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Letters: Local school rule is a must

Clearly the lack of resources in our schools is the biggest threat to our children's future.

YOUR April 23 editorial ("Is local better?") echoes the Philadelphia Federation of Teachers' ongoing message about the main crisis facing our public schools: a dire lack of education funding from Harrisburg. The need to establish a statewide funding formula for public education should be the No. 1 priority for every voter, parent and elected official in Pennsylvania.

Because of our school district's funding crisis, Philadelphia parents have spent several years witnessing the elimination of our children's nurses, counselors, librarians, programs and services.

Clearly the lack of resources in our schools is the biggest threat to our children's future.

For 13 years, the School Reform Commission has had control of the district's purse strings. While today's fiscal crisis may be the worst, it is not the first triple-digit deficit to occur on their watch. Only a body that lacks accountability to Philadelphia's taxpayers would allow over a decade of financial mismanagement and failure.

While a locally elected or appointed board won't solve our schools' money woes, it would give Philadelphia's citizens more of a voice in education decisions. More importantly, school board officials from our own neighborhoods would give communities a needed ally in the fight for sustainable funding. That's far preferable to what we have now - a rubber stamp for Gov. Corbett's anti-public-school agenda.

Jerry Jordan


Philadelphia Federation of Teachers

Bullets and bullies

I was the staffer who gun activist Kim Stolfer encountered on his "visit" to CeaseFirePA's private, business office - an office that is not open to the general public. I am the staffer who was filmed, and continued to be filmed, after clearly stating that I did not consent, and I am the staffer who apparently was ridiculed by Mr. Stolfer at a private meeting of a pro-gun group, where he sought fit to show this video and even made light of the fact that he kept filming even after I requested that he stop.

Let's be perfectly clear: I was bullied. I was made to feel unsafe at my place of work by a visit of three strangers whose agenda was not clear, and it caused me immediate and lasting concern. And the most troubling part is: Mr. Stolfer, the figurehead for a regional pro-gun movement, is OK with it. OK with invading a private office. OK with being asked to leave several times but leaving only when he chose to. OK with intimating that my treatment of him was the real cause for concern but absolving himself and his associates of any blame and of all responsibility for their actions.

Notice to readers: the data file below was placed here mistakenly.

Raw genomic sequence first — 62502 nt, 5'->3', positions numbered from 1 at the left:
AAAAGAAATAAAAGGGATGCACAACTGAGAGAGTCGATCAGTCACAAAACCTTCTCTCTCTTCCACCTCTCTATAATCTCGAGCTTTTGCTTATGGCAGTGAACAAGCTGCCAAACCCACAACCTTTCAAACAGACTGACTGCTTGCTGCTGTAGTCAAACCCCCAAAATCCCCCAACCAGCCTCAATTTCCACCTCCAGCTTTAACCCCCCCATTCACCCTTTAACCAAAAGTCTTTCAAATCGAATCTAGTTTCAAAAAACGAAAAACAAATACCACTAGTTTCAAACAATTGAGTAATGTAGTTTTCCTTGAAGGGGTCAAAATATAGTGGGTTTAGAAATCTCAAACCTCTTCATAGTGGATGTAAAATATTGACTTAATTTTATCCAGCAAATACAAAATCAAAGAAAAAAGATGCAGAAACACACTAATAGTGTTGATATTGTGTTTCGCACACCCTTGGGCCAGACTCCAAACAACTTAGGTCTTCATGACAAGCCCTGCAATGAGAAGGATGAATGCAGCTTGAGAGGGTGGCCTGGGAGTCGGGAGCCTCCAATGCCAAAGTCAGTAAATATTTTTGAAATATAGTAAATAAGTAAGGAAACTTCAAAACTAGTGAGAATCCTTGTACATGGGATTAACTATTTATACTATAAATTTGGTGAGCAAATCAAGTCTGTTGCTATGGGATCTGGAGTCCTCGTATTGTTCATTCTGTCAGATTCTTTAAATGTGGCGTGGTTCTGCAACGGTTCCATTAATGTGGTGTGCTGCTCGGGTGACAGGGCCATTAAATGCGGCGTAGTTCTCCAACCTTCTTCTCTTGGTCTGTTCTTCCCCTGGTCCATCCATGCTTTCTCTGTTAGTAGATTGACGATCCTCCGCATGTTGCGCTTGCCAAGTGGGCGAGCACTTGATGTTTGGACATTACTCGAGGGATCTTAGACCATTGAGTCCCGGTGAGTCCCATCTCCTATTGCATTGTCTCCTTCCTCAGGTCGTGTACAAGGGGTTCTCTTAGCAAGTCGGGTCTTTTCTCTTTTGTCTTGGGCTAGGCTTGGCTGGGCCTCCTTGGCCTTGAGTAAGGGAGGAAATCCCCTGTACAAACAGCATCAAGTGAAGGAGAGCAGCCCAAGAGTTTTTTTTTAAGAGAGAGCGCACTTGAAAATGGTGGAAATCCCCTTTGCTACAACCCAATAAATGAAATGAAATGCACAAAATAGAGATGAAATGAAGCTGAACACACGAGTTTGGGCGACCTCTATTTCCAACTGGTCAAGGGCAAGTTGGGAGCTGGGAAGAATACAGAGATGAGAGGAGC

It was not a "friendly visit," but it clearly seems to be something Mr. Stolfer is comfortable with. That is the real cause for concern.

Fred Kaplan-Mayer

Director of Development


This city stinks

With regards to Helen Ubiñas' article about Philly's litter, I am so disgusted with how filthy our city has become! If everyone would just clean in front of their own house and if people stopped littering, our city would be not only clean but outsiders would get to see just how beautiful Philadelphia really is!

But besides a bag of trash I pick up every day in front of my home and in the street, it's the dog walker I can't take anymore! Whether they pick up the mess or not, I still have to go out at least three times a day to wash the pavement with bleach, because if I don't I can't open my windows because of the foul smells of mess and urine.

I had dogs mostly all of my life. They did their business in my private yard! When I took them for a walk I not only picked up after them, I carried a spray bottle of water and bleach to make sure I totally cleaned up after them! My neighborhood has become the bathroom for every dog in the city and the trash is so bad I can't even see some parts of the pavements and street!

Stop making our city stink. Clean up after yourself and your animals! I'm getting tired of picking up your s---!

Janice Di Joseph


The wrong track

It appears that SEPTA will in fact experiment with restoring all-night subway service on summer weekends.

But is that a true barometer of those who may use the system?

I'm not a rocket scientist, but I would assume that many people will be on vacation during these summer weekends, and those that are indeed in town (locals and tourists) may choose to walk if weather is nice. (Thus, lower numbers on SEPTA.)

I would think the true numbers of those that would use the weekend system would be better reflected in the colder months when not only is the vacation season over but, obviously, users don't want to be outside waiting long for buses, especially in the brutal cold and snow like this past winter. Don't invest (waste?) some of the $571.8 million in a project that might be set up to fail because of bad timing.

On a side note: Any updates on SEPTA contract talks? It's been awful quiet of late.

Joe "Jake" Dunphy